But I didn’t.

Now I’m not a hater. I’m not going to sit here and mouth off about how this one sucked! and the whole series is ruined! and you should just quit after the second book! because I don’t believe that — and anyway, you can’t stop after Catching Fire . . . even if you wanted to. That cliffhanger is crazy.

But was it my favorite of Collins’ stunning novels? No. Did I hope for much more from our final installment in a much-loved series — and my first introduction to the awesome, frightening world that is young adult dystopian fiction? Yes. But I’m not sorry for having taken this ride — and fans of the first two books shouldn’t be sorry to have read the third one, either.

One of the best wrap-ups/discussions/reviews of Mockingjay comes from Beth Fish Reads — definitely check out that post for additional information. Candace captured many of my thoughts perfectly!


3.5 out of 5!

ISBN: 0439023513 ♥ Purchase from AmazonAuthor Website
Personal copy purchased by Meg

Advertisements

10 thoughts on “Book talk: ‘Mockingjay’ by Suzanne Collins

  1. I’ve read elsewhere that this one was not the best in the series. I kind of felt that way about the last Harry Potter book. Yes, they were still hunting for those bad guys but without Hogwarts and many of the characters that we had grown to love to anchor it all, it wasn’t as good as the previous ones. Satisfying in its own way, but not as compelling.

  2. I haven’t finished the audio yet, and I’ve been avoiding spoilers, but I just said what the hell and read yours. I’m sorta over it. The kids and I listen when we are in the car, but there always seems to be some reason why they don’t want to listen. It is taking about a week to get through a disc or two, and is just feeling awfully SLOW. I’m not digging it at all, which is a disappointment after the excitement of the first two. So I’m with you. I will be writing my “non-review” sometimes before the end of the year. HA!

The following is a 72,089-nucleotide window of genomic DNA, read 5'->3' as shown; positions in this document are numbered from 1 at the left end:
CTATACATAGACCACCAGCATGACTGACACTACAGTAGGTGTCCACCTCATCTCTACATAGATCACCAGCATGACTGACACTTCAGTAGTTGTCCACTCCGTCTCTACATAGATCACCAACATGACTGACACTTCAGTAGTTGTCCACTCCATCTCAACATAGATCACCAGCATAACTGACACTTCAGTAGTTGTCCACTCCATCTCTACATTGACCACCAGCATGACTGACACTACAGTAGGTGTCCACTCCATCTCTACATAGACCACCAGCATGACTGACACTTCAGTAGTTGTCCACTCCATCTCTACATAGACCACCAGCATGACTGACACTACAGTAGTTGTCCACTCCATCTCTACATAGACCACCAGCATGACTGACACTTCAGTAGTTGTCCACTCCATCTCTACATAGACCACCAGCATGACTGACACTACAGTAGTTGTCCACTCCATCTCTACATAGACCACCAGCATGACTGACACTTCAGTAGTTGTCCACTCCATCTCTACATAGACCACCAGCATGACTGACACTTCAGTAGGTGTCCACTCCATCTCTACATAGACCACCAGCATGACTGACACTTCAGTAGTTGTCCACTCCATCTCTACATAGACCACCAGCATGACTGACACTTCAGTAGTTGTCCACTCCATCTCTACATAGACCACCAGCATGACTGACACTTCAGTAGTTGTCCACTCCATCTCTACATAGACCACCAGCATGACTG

3. I felt quite disappointed as well, but I would never say I regretted reading the series due to it. The first were well worth the effort, I thought, and I still liked it. I just had issues with it.

  4. What does it say about me that until the 3rd book came out and the NYT did some articles about the series, I had never heard of these books. That I’m out of touch with the YA section of the bookstore/library? That I’m really tired with everything being “The Next Harry Potter” or “The Next Twilight?”

    Eh, I might try to get these from the library, then again, I might not.

  5. Thanks for linking to my review. I definitely agree that the book lacked the immediacy that the first 2 had. I was also bothered by the fact that Katniss was so out of it all the time.

    Great wrap up of thoughts. I agree it wasn’t my favourite, but at least it was a good finale.

  6. I’m with you on this one. The first two books had an immediacy that I didn’t feel here. Katniss was also difficult to root for, with her being all whiny and drugged up all the time. But, I agree, the worst for me was this whole: ‘and then, while I was asleep…EVERYTHING happened’. Well, isn’t that nice?! Makes for a great read. 😉

  7. I completely agree. I gave the books, in order, 5,4 and 3 stars. I didn’t get how she wrapped up the love story. How did Peeta even go from wanting to strangle Katniss all of the time to bearing children with her?!?! Grrr. I soooo needed more.

Comments are closed.